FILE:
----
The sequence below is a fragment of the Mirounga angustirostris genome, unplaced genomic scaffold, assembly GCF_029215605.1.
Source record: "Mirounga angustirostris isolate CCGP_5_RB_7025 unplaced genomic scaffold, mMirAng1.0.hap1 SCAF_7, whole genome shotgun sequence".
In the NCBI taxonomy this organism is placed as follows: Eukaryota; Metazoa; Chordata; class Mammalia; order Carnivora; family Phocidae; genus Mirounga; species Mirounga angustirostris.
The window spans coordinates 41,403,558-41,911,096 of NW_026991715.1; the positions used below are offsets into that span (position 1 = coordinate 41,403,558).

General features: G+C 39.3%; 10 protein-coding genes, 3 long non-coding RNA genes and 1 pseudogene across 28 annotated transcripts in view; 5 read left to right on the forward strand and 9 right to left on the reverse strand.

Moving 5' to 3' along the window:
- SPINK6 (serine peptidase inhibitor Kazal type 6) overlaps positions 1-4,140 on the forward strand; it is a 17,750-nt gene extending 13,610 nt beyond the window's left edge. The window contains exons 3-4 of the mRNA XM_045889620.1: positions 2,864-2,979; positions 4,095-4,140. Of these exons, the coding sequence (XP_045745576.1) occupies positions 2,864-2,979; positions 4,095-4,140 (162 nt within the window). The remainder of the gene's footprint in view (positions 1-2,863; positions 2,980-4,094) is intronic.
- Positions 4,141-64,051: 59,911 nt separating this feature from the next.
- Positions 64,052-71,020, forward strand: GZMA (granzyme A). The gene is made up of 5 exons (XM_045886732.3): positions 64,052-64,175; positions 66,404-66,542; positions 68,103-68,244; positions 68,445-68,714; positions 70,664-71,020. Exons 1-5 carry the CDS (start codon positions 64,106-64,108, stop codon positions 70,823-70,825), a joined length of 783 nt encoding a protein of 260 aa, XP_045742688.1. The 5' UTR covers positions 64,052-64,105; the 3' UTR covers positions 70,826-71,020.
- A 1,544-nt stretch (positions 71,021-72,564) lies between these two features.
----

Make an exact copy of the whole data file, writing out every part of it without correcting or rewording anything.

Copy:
The sequence below is a fragment of the Mirounga angustirostris genome, unplaced genomic scaffold, assembly GCF_029215605.1.
Source record: "Mirounga angustirostris isolate CCGP_5_RB_7025 unplaced genomic scaffold, mMirAng1.0.hap1 SCAF_7, whole genome shotgun sequence".
In the NCBI taxonomy this organism is placed as follows: Eukaryota; Metazoa; Chordata; class Mammalia; order Carnivora; family Phocidae; genus Mirounga; species Mirounga angustirostris.
The window spans coordinates 41,403,558-41,911,096 of NW_026991715.1; the positions used below are offsets into that span (position 1 = coordinate 41,403,558).

General features: G+C 39.3%; 10 protein-coding genes, 3 long non-coding RNA genes and 1 pseudogene across 28 annotated transcripts in view; 5 read left to right on the forward strand and 9 right to left on the reverse strand.

Moving 5' to 3' along the window:
- SPINK6 (serine peptidase inhibitor Kazal type 6) overlaps positions 1-4,140 on the forward strand; it is a 17,750-nt gene extending 13,610 nt beyond the window's left edge. The window contains exons 3-4 of the mRNA XM_045889620.1: positions 2,864-2,979; positions 4,095-4,140. Of these exons, the coding sequence (XP_045745576.1) occupies positions 2,864-2,979; positions 4,095-4,140 (162 nt within the window). The remainder of the gene's footprint in view (positions 1-2,863; positions 2,980-4,094) is intronic.
- Positions 4,141-64,051: 59,911 nt separating this feature from the next.
- Positions 64,052-71,020, forward strand: GZMA (granzyme A). The gene is made up of 5 exons (XM_045886732.3): positions 64,052-64,175; positions 66,404-66,542; positions 68,103-68,244; positions 68,445-68,714; positions 70,664-71,020. Exons 1-5 carry the CDS (start codon positions 64,106-64,108, stop codon positions 70,823-70,825), a joined length of 783 nt encoding a protein of 260 aa, XP_045742688.1. The 5' UTR covers positions 64,052-64,105; the 3' UTR covers positions 70,826-71,020.
- A 1,544-nt stretch (positions 71,021-72,564) lies between these two features.